When it comes to the jazz idiom, whilst all of you were off learning that stuff, I was popping tear gas rounds off in my M79 grenade launcher to keep the hookers away from our strongpoint. My musical learning experiences were (as it were) "on the job" experience on the boat and in the pit, where it was play the notes on the page, stick to the script/chart, and let the stage folks do the standing out. No changes, no chord studies, no music theory.

It makes it rough when I come upon a bari or clarinet solo with changes. (I can "sort of" manage blues on the bass clarinet.) However, since I control the arranging, I just get them written out.

While I'm thinking about it, I have had (on occasions) troubles with a lead man going all avant guarde jazz on me with a solo passage. I don't mind improv, but I'm not looking for bop when it's part of a standard or pop tune. (When polled over the years, my audiences have not indicated much interest in any form of "pure jazz" - Dixieland is about as out there as they get.)

The easy route to take is to pull the chart and have what I'm looking for written out. Occasionally, someone will try to go around this and sneak the changes from the piano chart. But, there are ways of fixing that too.


Brassica Oleracea
Staff member
(When polled over the years, my audiences have not indicated much interest in any form of "pure jazz" - Dixieland is about as out there as they get.)
I read, somewhere that one of the reasons "Dixieland" music is played at political rallies and such is because the smallest number of people dislike it or most people can, at least, tolerate it. (FWIW, I dislike it. Then again, I also don't care for much "pure jazz.")
Last edited by a moderator:


Brassica Oleracea
Staff member
I decided to post on this, here, rather than starting another thread.

I was thinking a bit about this when reading Terry's thread over here regarding playing, performing and entertaining. It's not always that kinda show:

1. Backup band. There are several variations on this, but I'm thinking of just being "backup." I've played and sang in several gigs where I'm not there to give a show; I'm there to try to make someone else look good or I'm there to complement the folks that are on stage.

2. Classical is as classical does. While several really good groups have some sort of gimmickry -- musical, visual or both -- you're generally talking small groups, like a quartet. If you're going to an orchestra concert, the only one that you want to see that's flashy is the soloist. As a matter of fact, one of the reasons why my various directors liked me was because I could blend and help others blend, too.

I do think that the stuff I mention in point 2 may very well be the reason why a lot of orchestras are dying off. Hey, what's the advantage of me going to hear a Debussy piano concert when I can hear the composer, himself, on YouTube or buy a CD for the same price or less than the concert?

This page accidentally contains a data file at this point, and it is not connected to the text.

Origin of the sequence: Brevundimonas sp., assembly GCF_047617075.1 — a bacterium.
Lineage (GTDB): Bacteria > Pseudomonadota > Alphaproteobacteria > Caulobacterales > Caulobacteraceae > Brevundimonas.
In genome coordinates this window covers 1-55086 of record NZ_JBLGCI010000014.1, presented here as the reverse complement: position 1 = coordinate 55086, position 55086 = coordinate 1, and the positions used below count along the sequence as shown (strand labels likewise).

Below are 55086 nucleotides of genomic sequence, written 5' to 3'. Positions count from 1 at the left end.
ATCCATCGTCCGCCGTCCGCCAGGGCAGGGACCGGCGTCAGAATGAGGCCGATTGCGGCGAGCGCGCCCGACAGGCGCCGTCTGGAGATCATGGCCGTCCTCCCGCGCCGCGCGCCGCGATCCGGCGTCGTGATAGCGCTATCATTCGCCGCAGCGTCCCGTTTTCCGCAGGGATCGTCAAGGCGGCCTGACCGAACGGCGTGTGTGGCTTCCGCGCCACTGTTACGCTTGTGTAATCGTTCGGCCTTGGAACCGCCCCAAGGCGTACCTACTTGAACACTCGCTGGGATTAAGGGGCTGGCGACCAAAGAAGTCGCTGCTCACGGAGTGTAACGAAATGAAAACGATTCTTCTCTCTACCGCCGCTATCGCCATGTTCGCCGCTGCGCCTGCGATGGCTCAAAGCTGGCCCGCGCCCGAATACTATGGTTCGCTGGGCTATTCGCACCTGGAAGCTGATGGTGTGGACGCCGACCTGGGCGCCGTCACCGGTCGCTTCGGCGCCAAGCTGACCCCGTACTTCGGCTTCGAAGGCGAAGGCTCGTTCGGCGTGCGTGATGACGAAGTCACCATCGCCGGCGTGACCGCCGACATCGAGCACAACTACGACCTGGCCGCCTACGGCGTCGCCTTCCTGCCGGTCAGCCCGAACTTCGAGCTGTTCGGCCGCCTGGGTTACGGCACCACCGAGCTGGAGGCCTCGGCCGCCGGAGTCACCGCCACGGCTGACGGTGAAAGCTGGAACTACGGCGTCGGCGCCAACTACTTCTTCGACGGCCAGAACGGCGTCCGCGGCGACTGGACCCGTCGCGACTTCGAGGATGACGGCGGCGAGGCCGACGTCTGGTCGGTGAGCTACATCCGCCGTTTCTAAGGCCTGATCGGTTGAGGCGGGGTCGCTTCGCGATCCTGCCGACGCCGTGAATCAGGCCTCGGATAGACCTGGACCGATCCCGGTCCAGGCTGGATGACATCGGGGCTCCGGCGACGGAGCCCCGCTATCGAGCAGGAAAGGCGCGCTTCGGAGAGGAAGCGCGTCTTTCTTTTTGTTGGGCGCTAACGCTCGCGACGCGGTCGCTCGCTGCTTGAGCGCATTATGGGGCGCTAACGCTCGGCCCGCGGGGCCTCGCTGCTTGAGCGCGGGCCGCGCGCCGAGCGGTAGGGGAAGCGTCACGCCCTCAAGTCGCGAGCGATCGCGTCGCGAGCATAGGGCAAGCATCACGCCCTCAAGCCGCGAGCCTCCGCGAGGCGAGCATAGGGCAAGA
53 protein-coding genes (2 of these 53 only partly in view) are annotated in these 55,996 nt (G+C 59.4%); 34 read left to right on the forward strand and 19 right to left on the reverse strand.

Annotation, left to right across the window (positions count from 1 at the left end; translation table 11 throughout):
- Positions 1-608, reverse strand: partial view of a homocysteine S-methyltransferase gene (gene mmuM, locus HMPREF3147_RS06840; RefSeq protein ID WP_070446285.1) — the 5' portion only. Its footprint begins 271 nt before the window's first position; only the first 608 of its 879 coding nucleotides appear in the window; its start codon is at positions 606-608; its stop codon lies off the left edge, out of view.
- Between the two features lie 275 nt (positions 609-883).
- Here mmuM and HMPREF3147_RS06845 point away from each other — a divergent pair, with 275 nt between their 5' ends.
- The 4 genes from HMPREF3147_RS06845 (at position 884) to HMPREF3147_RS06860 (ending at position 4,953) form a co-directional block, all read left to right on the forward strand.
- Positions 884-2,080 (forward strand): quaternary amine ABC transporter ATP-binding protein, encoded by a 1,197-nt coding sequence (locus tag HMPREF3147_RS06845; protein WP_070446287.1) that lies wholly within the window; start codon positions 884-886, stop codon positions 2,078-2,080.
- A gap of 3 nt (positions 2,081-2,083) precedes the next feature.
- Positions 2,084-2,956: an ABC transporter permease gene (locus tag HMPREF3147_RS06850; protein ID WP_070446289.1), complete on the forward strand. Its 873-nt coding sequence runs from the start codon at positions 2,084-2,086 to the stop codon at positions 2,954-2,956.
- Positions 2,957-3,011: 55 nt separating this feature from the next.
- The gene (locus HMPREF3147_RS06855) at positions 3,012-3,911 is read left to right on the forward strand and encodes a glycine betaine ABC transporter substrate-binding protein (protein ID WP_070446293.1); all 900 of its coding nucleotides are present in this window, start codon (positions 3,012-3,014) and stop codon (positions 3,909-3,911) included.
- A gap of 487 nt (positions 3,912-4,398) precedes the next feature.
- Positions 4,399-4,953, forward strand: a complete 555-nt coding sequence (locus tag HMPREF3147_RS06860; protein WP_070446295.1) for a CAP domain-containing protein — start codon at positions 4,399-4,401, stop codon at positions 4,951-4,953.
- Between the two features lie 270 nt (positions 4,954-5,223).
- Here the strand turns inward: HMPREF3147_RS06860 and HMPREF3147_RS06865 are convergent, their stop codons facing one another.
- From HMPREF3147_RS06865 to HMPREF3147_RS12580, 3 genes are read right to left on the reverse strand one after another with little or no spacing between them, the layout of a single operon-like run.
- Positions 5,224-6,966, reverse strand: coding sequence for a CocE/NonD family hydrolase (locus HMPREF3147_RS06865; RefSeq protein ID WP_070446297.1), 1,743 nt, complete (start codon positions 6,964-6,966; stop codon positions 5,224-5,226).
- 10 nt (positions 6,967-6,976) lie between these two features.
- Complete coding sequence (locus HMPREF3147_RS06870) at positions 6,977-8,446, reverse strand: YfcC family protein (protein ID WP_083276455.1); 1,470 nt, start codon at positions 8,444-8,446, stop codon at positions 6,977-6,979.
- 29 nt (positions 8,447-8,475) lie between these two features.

Anyhow, the point is that I don't think that because I'm in a backup or pit band/orchestra it makes me less of a player, performer or entertainer. I might not be as *flashy,* but I'm probably still going to get called up for another gig. It's like a ... conversation ... I had with another musician that "professional musician" doesn't have to = "you've gotta front a dozen groups" and/or "you've gotta play/sing 99% of your work hours."

I'd also like to hear from someone that does busking on what makes them successful. Is it the same criteria that Terry uses?
I'm interested in hearing the thoughts of others on this. What experiences have you had in dealing with players, performers and entertainers?
I've been a entertainer since day one. It comes easy to me.

I started in junior high school, before I was a 'real' musician. Here I was playing music with my buddies at a junior high school dance, rearing back with my horn playing 'one-note' solos, having a great time, and I noticed the cute girl who wouldn't look at me in English class was now 'making eyes' at me!!! And at the end of the night, they actually paid me money!

I sing, play sax, wind synth, guitar, flute, some keyboards (also bass and drums but I'm rusty on those), tell bad jokes, call songs on the fly according to the needs of the audience, talk on the mic if appropriate, love the audience, and express my affection for them which is returned back to me a hundredfold.

I've been in bands all my life, and each band needs at least a couple of entertainers. You can have someone up there being still and deadpan for contrast ala Keely Smith with Louis Prima or John Entwistle of The Who. But somebody has to entertain the audience. That's why we are up there.

When I hire people to play in any band I'm organizing, I look for attitude first. I'd take a lesser but adequate player with a better attitude over a better player with a poor attitude.

They call it PLAYING music and I want people on stage who are playing, NOT working.

What we do IS show biz, and if they just want music, they can hire a DJ.